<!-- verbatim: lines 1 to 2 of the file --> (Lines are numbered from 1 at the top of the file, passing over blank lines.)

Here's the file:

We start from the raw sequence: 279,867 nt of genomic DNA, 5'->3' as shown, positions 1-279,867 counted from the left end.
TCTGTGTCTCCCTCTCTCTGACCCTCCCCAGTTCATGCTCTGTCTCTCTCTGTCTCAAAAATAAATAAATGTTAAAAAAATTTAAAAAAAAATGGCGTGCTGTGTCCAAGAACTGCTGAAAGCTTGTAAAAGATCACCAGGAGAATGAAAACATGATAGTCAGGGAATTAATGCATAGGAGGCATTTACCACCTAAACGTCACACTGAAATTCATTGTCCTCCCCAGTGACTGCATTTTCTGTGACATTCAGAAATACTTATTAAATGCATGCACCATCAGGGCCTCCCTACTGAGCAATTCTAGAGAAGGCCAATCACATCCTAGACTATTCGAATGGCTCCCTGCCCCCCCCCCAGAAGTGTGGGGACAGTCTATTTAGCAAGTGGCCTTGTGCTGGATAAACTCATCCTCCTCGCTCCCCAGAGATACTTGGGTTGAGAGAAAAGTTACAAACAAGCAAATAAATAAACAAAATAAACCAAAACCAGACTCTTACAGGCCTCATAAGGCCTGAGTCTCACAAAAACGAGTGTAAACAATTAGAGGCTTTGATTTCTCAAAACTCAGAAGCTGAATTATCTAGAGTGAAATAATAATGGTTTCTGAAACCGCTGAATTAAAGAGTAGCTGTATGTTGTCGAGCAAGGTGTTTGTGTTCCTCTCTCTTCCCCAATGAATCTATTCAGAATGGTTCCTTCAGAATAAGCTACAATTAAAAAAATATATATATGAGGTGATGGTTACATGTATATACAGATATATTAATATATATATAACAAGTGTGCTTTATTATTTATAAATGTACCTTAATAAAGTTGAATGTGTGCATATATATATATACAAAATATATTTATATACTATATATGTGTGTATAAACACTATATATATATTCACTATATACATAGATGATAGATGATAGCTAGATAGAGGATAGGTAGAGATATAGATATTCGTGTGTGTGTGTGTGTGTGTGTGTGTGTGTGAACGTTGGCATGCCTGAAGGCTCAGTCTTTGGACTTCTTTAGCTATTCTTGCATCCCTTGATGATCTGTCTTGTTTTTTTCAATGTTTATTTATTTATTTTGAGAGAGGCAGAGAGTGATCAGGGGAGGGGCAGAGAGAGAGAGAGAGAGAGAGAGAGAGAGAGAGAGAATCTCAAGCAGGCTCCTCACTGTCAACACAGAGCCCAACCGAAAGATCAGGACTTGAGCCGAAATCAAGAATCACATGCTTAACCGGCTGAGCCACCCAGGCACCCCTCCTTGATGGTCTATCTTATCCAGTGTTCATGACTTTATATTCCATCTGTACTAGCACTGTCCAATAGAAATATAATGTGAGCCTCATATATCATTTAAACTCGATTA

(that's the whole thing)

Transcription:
We start from the raw sequence: 279,867 nt of genomic DNA, 5'->3' as shown, positions 1-279,867 counted from the left end.
TCTGTGTCTCCCTCTCTCTGACCCTCCCCAGTTCATGCTCTGTCTCTCTCTGTCTCAAAAATAAATAAATGTTAAAAAAATTTAAAAAAAAATGGCGTGCTGTGTCCAAGAACTGCTGAAAGCTTGTAAAAGATCACCAGGAGAATGAAAACATGATAGTCAGGGAATTAATGCATAGGAGGCATTTACCACCTAAACGTCACACTGAAATTCATTGTCCTCCCCAGTGACTGCATTTTCTGTGACATTCAGAAATACTTATTAAATGCATGCACCATCAGGGCCTCCCTACTGAGCAATTCTAGAGAAGGCCAATCACATCCTAGACTATTCGAATGGCTCCCTGCCCCCCCCCCAGAAGTGTGGGGACAGTCTATTTAGCAAGTGGCCTTGTGCTGGATAAACTCATCCTCCTCGCTCCCCAGAGATACTTGGGTTGAGAGAAAAGTTACAAACAAGCAAATAAATAAACAAAATAAACCAAAACCAGACTCTTACAGGCCTCATAAGGCCTGAGTCTCACAAAAACGAGTGTAAACAATTAGAGGCTTTGATTTCTCAAAACTCAGAAGCTGAATTATCTAGAGTGAAATAATAATGGTTTCTGAAACCGCTGAATTAAAGAGTAGCTGTATGTTGTCGAGCAAGGTGTTTGTGTTCCTCTCTCTTCCCCAATGAATCTATTCAGAATGGTTCCTTCAGAATAAGCTACAATTAAAAAAATATATATATGAGGTGATGGTTACATGTATATACAGATATATTAATATATATATAACAAGTGTGCTTTATTATTTATAAATGTACCTTAATAAAGTTGAATGTGTGCATATATATATATACAAAATATATTTATATACTATATATGTGTGTATAAACACTATATATATATTCACTATATACATAGATGATAGATGATAGCTAGATAGAGGATAGGTAGAGATATAGATATTCGTGTGTGTGTGTGTGTGTGTGTGTGTGTGTGAACGTTGGCATGCCTGAAGGCTCAGTCTTTGGACTTCTTTAGCTATTCTTGCATCCCTTGATGATCTGTCTTGTTTTTTTCAATGTTTATTTATTTATTTTGAGAGAGGCAGAGAGTGATCAGGGGAGGGGCAGAGAGAGAGAGAGAGAGAGAGAGAGAGAGAGAGAGAATCTCAAGCAGGCTCCTCACTGTCAACACAGAGCCCAACCGAAAGATCAGGACTTGAGCCGAAATCAAGAATCACATGCTTAACCGGCTGAGCCACCCAGGCACCCCTCCTTGATGGTCTATCTTATCCAGTGTTCATGACTTTATATTCCATCTGTACTAGCACTGTCCAATAGAAATATAATGTGAGCCTCATATATCATTTAAACTCGATTA